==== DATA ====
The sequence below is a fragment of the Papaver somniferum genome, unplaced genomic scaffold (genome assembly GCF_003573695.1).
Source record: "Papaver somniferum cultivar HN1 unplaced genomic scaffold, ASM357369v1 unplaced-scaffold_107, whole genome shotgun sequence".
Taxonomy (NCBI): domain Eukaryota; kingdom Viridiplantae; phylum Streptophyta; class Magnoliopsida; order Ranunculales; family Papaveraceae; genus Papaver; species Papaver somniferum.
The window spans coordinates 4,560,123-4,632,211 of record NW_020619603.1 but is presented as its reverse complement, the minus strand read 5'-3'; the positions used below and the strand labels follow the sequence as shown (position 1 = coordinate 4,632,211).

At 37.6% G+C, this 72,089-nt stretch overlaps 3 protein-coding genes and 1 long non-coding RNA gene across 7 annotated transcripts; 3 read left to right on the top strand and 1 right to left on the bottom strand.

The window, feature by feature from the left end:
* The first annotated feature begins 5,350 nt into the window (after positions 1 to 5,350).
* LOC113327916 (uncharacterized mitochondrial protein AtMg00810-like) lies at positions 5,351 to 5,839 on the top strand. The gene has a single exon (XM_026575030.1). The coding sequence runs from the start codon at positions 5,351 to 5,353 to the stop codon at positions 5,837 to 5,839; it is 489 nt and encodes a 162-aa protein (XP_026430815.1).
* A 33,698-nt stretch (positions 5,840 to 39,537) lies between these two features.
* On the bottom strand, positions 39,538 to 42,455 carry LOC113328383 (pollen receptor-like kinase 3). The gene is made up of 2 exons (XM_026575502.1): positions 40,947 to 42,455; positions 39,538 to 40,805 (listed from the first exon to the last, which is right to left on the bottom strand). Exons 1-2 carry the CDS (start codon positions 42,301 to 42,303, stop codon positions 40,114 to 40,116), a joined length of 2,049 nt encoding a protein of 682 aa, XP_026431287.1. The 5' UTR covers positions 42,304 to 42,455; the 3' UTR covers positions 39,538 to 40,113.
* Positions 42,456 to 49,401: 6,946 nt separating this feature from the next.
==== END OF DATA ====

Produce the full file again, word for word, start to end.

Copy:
The sequence below is a fragment of the Papaver somniferum genome, unplaced genomic scaffold (genome assembly GCF_003573695.1).
Source record: "Papaver somniferum cultivar HN1 unplaced genomic scaffold, ASM357369v1 unplaced-scaffold_107, whole genome shotgun sequence".
Taxonomy (NCBI): domain Eukaryota; kingdom Viridiplantae; phylum Streptophyta; class Magnoliopsida; order Ranunculales; family Papaveraceae; genus Papaver; species Papaver somniferum.
The window spans coordinates 4,560,123-4,632,211 of record NW_020619603.1 but is presented as its reverse complement, the minus strand read 5'-3'; the positions used below and the strand labels follow the sequence as shown (position 1 = coordinate 4,632,211).

At 37.6% G+C, this 72,089-nt stretch overlaps 3 protein-coding genes and 1 long non-coding RNA gene across 7 annotated transcripts; 3 read left to right on the top strand and 1 right to left on the bottom strand.

The window, feature by feature from the left end:
* The first annotated feature begins 5,350 nt into the window (after positions 1 to 5,350).
* LOC113327916 (uncharacterized mitochondrial protein AtMg00810-like) lies at positions 5,351 to 5,839 on the top strand. The gene has a single exon (XM_026575030.1). The coding sequence runs from the start codon at positions 5,351 to 5,353 to the stop codon at positions 5,837 to 5,839; it is 489 nt and encodes a 162-aa protein (XP_026430815.1).
* A 33,698-nt stretch (positions 5,840 to 39,537) lies between these two features.
* On the bottom strand, positions 39,538 to 42,455 carry LOC113328383 (pollen receptor-like kinase 3). The gene is made up of 2 exons (XM_026575502.1): positions 40,947 to 42,455; positions 39,538 to 40,805 (listed from the first exon to the last, which is right to left on the bottom strand). Exons 1-2 carry the CDS (start codon positions 42,301 to 42,303, stop codon positions 40,114 to 40,116), a joined length of 2,049 nt encoding a protein of 682 aa, XP_026431287.1. The 5' UTR covers positions 42,304 to 42,455; the 3' UTR covers positions 39,538 to 40,113.
* Positions 42,456 to 49,401: 6,946 nt separating this feature from the next.